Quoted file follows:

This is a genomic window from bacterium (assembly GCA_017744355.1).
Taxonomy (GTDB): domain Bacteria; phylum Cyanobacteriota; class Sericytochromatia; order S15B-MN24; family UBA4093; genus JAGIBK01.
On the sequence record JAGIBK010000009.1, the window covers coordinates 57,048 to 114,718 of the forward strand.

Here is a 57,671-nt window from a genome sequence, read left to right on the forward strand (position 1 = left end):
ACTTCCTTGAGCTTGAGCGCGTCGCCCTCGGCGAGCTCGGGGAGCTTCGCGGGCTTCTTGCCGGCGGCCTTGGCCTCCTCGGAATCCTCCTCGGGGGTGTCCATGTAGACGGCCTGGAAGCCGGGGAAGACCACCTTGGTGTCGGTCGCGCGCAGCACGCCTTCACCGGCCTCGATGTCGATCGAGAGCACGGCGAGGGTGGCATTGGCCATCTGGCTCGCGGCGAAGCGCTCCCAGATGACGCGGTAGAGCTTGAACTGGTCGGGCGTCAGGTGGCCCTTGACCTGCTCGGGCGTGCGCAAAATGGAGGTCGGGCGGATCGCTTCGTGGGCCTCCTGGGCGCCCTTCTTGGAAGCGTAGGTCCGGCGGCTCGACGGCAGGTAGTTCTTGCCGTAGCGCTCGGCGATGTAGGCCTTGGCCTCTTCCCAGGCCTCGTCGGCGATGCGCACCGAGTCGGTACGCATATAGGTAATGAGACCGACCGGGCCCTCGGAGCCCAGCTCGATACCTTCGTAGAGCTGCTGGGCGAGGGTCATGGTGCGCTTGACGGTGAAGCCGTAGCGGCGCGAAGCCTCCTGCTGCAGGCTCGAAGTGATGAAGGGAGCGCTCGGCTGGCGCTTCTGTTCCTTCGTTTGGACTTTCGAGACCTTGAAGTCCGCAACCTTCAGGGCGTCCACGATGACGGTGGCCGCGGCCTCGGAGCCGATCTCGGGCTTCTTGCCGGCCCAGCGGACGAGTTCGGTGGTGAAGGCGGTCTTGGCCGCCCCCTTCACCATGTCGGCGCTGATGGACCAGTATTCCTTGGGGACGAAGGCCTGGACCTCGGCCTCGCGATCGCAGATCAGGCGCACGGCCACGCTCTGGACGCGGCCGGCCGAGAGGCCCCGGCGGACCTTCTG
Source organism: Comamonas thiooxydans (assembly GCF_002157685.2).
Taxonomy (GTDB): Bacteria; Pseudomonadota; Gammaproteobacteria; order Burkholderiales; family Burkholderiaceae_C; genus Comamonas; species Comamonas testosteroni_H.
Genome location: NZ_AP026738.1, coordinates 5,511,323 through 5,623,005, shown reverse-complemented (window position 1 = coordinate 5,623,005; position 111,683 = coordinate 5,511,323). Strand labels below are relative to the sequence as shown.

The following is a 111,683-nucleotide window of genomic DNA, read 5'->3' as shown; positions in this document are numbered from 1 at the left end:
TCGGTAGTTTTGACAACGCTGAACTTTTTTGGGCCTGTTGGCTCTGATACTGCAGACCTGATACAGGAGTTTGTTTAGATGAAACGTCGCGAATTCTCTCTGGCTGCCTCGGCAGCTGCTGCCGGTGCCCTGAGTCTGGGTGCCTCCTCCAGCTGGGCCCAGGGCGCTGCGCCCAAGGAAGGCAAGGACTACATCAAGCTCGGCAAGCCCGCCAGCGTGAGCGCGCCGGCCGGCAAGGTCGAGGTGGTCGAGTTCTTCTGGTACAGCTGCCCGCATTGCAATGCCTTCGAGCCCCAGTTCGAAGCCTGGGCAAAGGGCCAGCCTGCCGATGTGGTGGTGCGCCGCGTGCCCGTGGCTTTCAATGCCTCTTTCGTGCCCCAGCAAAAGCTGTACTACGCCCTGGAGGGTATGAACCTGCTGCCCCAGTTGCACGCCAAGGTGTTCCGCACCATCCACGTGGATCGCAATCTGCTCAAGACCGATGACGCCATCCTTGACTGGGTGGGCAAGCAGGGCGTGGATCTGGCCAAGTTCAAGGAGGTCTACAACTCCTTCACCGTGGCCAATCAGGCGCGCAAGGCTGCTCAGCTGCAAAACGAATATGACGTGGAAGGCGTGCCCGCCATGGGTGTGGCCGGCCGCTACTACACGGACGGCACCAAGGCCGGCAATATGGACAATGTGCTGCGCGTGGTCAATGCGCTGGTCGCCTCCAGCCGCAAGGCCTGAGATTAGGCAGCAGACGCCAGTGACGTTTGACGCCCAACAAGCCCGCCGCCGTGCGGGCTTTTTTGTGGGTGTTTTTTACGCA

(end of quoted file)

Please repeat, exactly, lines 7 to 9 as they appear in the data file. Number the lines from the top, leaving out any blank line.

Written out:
Taxonomy (GTDB): Bacteria; Pseudomonadota; Gammaproteobacteria; order Burkholderiales; family Burkholderiaceae_C; genus Comamonas; species Comamonas testosteroni_H.
Genome location: NZ_AP026738.1, coordinates 5,511,323 through 5,623,005, shown reverse-complemented (window position 1 = coordinate 5,623,005; position 111,683 = coordinate 5,511,323). Strand labels below are relative to the sequence as shown.

The following is a 111,683-nucleotide window of genomic DNA, read 5'->3' as shown; positions in this document are numbered from 1 at the left end: